Mark
What about storing in the hash table, along with the habitual information, the number of nodes of the last search of this move?
Well, not exactly move, but position instead. Then you'd need to calculate the hash key for every succesor of the current position in order to sort the moves.
Anyway it looks easy to implement. If I have the time (most probably I won't :() I'll try it and report the results.
I looked at that idea a few months ago. I did not want to store the number of nodes, bacause it could be a lot and take up a bunch of room in the hash table. I figured storing the highest bit of the number of nodes might be good enough (factor of 2, so a 130 node subtree would get a 7 (2^7=128) stored, a 1345 node tree a 10 (2^10 = 1204) etc. But it must be adjusted for the remaining depth of the search. My plan was to scale (divide) that based on something like 2^depth. The idea is the lower the number, the more efficient a move is in causing a cutoff. Only cutoff nodes would get stored in this index. PV and fail low nodes would get a 256 or something big. Then when ordering moves, you just use the index (smaller is a smaller tree in this case). It so happend my hash scheme has an unused byte, so this would fit well.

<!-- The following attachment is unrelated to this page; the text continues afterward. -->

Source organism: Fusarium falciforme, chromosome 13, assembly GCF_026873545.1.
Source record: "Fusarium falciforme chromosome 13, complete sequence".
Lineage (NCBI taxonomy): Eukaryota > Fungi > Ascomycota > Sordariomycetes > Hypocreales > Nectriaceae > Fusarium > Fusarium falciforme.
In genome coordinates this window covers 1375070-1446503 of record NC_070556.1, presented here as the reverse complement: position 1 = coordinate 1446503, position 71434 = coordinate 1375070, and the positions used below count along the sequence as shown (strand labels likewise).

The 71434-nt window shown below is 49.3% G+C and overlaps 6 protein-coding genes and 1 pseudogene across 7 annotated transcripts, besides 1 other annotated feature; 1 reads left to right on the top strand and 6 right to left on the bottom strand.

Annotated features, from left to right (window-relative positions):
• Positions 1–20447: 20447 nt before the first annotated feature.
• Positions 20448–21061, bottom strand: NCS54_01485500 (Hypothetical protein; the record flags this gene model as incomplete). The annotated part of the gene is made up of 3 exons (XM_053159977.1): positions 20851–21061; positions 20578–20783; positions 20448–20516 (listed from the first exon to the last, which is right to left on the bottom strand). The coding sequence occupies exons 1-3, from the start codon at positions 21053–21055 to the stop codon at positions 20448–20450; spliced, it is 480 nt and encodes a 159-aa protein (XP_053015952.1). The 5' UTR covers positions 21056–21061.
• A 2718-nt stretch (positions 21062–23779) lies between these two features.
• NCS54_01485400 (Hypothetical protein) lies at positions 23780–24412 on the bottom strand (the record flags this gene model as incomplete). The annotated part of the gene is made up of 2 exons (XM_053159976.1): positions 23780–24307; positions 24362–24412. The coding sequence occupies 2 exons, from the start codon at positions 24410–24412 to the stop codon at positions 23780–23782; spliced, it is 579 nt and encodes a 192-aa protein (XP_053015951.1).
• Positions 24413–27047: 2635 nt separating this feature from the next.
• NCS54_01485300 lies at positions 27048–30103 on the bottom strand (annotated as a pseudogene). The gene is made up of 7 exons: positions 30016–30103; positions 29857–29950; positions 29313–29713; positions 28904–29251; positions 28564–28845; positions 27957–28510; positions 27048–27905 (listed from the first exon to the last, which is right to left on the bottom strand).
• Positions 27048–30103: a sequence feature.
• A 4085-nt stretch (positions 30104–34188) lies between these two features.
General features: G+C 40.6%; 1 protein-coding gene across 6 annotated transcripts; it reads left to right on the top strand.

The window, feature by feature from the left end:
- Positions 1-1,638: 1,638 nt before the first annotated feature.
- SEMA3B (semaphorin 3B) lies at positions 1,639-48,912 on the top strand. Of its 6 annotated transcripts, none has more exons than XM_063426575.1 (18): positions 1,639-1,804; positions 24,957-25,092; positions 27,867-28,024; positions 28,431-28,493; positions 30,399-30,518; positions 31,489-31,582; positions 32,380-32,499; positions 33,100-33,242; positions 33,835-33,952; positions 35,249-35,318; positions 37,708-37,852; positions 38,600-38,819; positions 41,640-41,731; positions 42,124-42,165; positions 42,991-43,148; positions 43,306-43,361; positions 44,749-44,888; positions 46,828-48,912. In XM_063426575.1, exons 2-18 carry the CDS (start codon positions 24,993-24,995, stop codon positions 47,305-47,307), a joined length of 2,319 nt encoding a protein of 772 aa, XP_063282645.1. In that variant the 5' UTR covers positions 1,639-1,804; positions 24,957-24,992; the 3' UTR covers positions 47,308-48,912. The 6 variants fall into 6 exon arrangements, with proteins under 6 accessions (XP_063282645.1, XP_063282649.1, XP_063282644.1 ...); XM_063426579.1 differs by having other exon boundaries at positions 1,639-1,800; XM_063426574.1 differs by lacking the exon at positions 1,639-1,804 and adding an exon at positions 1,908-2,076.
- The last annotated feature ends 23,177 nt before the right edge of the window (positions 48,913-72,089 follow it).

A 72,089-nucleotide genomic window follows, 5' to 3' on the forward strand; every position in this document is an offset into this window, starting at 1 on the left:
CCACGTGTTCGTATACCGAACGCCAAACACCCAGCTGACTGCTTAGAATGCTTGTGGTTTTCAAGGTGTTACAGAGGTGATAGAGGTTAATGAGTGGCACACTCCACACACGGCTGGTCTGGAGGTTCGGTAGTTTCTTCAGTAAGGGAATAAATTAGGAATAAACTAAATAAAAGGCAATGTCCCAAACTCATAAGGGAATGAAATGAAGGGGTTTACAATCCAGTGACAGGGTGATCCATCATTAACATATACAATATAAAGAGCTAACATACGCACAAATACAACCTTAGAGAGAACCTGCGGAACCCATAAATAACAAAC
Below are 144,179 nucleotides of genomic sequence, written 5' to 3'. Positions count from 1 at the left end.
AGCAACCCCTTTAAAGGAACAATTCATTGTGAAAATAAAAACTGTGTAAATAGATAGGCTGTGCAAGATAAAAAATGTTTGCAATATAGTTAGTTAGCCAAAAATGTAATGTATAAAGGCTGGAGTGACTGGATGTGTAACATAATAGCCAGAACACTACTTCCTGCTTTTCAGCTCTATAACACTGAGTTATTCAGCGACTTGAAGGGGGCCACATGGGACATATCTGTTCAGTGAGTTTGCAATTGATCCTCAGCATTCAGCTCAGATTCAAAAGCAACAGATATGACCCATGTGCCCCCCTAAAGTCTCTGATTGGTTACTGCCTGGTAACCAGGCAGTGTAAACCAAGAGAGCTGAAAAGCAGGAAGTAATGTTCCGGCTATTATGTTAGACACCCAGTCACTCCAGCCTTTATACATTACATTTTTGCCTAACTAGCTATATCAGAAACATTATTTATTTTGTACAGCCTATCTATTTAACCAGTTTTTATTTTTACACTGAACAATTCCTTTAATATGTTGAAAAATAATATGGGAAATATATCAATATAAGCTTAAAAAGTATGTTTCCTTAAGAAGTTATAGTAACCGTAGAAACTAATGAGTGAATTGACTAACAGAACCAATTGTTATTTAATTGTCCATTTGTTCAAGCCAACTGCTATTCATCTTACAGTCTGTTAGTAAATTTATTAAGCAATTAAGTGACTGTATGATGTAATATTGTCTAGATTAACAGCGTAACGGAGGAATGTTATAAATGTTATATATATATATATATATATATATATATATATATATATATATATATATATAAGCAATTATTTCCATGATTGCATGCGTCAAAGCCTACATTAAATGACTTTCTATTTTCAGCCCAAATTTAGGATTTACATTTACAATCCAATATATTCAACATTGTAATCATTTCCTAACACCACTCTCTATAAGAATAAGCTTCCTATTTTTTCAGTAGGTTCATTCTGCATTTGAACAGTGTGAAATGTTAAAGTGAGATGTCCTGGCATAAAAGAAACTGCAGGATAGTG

Mark

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Re: Delaying Extensions Idea (does anyone do this)?

Post by Jose Carlos » Wed Jul 04, 2007 11:05 am

Another possibility would be to calculate the branching factor under this node, thus getting a small, depth independent, value. But I'm not sure it'd be a good idea to ignore depth this way. The bigger the draft of the hash node, the more reliable the information it provide is.
Anyway, testing should have the last word, as usual.
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Re: Delaying Extensions Idea (does anyone do this)?

Post by mjlef » Wed Jul 04, 2007 12:35 pm

José Carlos wrote:Another possibility would be to calculate the branching factor under this node, thus getting a small, depth independent, value. But I'm not sure it'd be a good idea to ignore depth this way. The bigger the draft of the hash node, the more reliable the information it provide is.
Anyway, testing should have the last word, as usual.
That is exactly why I was dividing by 2^depth, which is a rough estimate of the average subtree size. Actual nodes/2^depth would be a good estimate of the relative size of a subtree, but scaled to be independent of depth. That value could be put into something like a history table, only in this case, moves would be picked based on the relative "smallness" of the subtree or past moves that failed high. As part of this table, real depth could as a replacement criteria...replacing deeper search values with less shallow ones.

Whether this would lead to overall small trees, it is hard to say, but it is simple enough to be worth a try. I can do some test runs tonight.

Mark

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Re: Delaying Extensions Idea (does anyone do this)?

Post by mjlef » Wed Jul 04, 2007 6:33 pm

I just tried this formula:

score:=constant1-constant2*(subtreenodes) shr depth;
(shr is Pascal's version of >>)